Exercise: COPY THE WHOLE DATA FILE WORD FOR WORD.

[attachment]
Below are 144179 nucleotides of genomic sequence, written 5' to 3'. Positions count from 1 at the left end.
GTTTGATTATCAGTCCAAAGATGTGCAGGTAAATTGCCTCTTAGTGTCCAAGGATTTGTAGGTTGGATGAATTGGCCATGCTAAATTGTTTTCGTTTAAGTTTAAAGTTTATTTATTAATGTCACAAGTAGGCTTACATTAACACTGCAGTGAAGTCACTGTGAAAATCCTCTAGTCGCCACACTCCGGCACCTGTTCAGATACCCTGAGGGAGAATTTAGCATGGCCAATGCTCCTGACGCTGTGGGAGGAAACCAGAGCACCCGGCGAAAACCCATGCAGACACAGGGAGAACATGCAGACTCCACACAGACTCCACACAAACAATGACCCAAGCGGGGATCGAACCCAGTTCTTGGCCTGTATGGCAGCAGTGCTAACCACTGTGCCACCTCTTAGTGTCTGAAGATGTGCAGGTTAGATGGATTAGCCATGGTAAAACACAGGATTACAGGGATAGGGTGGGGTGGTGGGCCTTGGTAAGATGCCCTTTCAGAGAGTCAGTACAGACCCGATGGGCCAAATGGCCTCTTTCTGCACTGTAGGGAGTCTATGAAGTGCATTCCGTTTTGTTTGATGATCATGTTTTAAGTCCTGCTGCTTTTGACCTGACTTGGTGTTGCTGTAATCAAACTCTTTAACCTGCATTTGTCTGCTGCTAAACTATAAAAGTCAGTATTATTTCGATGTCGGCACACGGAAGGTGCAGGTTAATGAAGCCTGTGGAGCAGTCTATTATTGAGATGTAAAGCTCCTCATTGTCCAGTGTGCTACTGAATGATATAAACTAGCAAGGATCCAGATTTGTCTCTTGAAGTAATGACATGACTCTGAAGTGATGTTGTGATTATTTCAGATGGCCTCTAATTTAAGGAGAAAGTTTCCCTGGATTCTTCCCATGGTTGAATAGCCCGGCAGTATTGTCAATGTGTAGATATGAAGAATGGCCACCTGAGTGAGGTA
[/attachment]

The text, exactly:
Below are 144179 nucleotides of genomic sequence, written 5' to 3'. Positions count from 1 at the left end.
GTTTGATTATCAGTCCAAAGATGTGCAGGTAAATTGCCTCTTAGTGTCCAAGGATTTGTAGGTTGGATGAATTGGCCATGCTAAATTGTTTTCGTTTAAGTTTAAAGTTTATTTATTAATGTCACAAGTAGGCTTACATTAACACTGCAGTGAAGTCACTGTGAAAATCCTCTAGTCGCCACACTCCGGCACCTGTTCAGATACCCTGAGGGAGAATTTAGCATGGCCAATGCTCCTGACGCTGTGGGAGGAAACCAGAGCACCCGGCGAAAACCCATGCAGACACAGGGAGAACATGCAGACTCCACACAGACTCCACACAAACAATGACCCAAGCGGGGATCGAACCCAGTTCTTGGCCTGTATGGCAGCAGTGCTAACCACTGTGCCACCTCTTAGTGTCTGAAGATGTGCAGGTTAGATGGATTAGCCATGGTAAAACACAGGATTACAGGGATAGGGTGGGGTGGTGGGCCTTGGTAAGATGCCCTTTCAGAGAGTCAGTACAGACCCGATGGGCCAAATGGCCTCTTTCTGCACTGTAGGGAGTCTATGAAGTGCATTCCGTTTTGTTTGATGATCATGTTTTAAGTCCTGCTGCTTTTGACCTGACTTGGTGTTGCTGTAATCAAACTCTTTAACCTGCATTTGTCTGCTGCTAAACTATAAAAGTCAGTATTATTTCGATGTCGGCACACGGAAGGTGCAGGTTAATGAAGCCTGTGGAGCAGTCTATTATTGAGATGTAAAGCTCCTCATTGTCCAGTGTGCTACTGAATGATATAAACTAGCAAGGATCCAGATTTGTCTCTTGAAGTAATGACATGACTCTGAAGTGATGTTGTGATTATTTCAGATGGCCTCTAATTTAAGGAGAAAGTTTCCCTGGATTCTTCCCATGGTTGAATAGCCCGGCAGTATTGTCAATGTGTAGATATGAAGAATGGCCACCTGAGTGAGGTA